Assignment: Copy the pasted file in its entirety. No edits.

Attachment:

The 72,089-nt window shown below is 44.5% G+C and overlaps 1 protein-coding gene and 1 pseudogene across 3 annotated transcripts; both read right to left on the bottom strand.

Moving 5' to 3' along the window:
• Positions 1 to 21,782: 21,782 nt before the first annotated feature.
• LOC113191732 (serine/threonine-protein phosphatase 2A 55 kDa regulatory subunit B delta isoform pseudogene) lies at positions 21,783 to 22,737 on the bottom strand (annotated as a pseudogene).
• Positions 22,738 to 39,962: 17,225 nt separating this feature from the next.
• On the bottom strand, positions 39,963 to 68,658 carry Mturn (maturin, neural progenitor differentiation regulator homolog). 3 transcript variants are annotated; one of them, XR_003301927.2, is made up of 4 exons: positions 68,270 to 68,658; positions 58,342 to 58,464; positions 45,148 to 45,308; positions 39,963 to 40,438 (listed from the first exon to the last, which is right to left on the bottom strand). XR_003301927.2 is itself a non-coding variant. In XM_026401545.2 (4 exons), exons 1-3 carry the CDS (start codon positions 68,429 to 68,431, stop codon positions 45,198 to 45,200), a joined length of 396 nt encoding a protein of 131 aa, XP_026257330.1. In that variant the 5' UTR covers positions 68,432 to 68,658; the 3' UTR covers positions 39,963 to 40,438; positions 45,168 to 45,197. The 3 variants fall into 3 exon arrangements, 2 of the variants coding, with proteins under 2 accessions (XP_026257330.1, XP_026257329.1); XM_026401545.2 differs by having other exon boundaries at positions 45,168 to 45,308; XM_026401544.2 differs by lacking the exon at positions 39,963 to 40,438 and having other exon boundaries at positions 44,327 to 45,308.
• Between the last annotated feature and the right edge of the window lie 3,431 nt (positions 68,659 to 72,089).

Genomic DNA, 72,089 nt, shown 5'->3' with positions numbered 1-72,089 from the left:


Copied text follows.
The 72,089-nt window shown below is 44.5% G+C and overlaps 1 protein-coding gene and 1 pseudogene across 3 annotated transcripts; both read right to left on the bottom strand.

Moving 5' to 3' along the window:
• Positions 1 to 21,782: 21,782 nt before the first annotated feature.
• LOC113191732 (serine/threonine-protein phosphatase 2A 55 kDa regulatory subunit B delta isoform pseudogene) lies at positions 21,783 to 22,737 on the bottom strand (annotated as a pseudogene).
• Positions 22,738 to 39,962: 17,225 nt separating this feature from the next.
• On the bottom strand, positions 39,963 to 68,658 carry Mturn (maturin, neural progenitor differentiation regulator homolog). 3 transcript variants are annotated; one of them, XR_003301927.2, is made up of 4 exons: positions 68,270 to 68,658; positions 58,342 to 58,464; positions 45,148 to 45,308; positions 39,963 to 40,438 (listed from the first exon to the last, which is right to left on the bottom strand). XR_003301927.2 is itself a non-coding variant. In XM_026401545.2 (4 exons), exons 1-3 carry the CDS (start codon positions 68,429 to 68,431, stop codon positions 45,198 to 45,200), a joined length of 396 nt encoding a protein of 131 aa, XP_026257330.1. In that variant the 5' UTR covers positions 68,432 to 68,658; the 3' UTR covers positions 39,963 to 40,438; positions 45,168 to 45,197. The 3 variants fall into 3 exon arrangements, 2 of the variants coding, with proteins under 2 accessions (XP_026257330.1, XP_026257329.1); XM_026401545.2 differs by having other exon boundaries at positions 45,168 to 45,308; XM_026401544.2 differs by lacking the exon at positions 39,963 to 40,438 and having other exon boundaries at positions 44,327 to 45,308.
• Between the last annotated feature and the right edge of the window lie 3,431 nt (positions 68,659 to 72,089).

Genomic DNA, 72,089 nt, shown 5'->3' with positions numbered 1-72,089 from the left: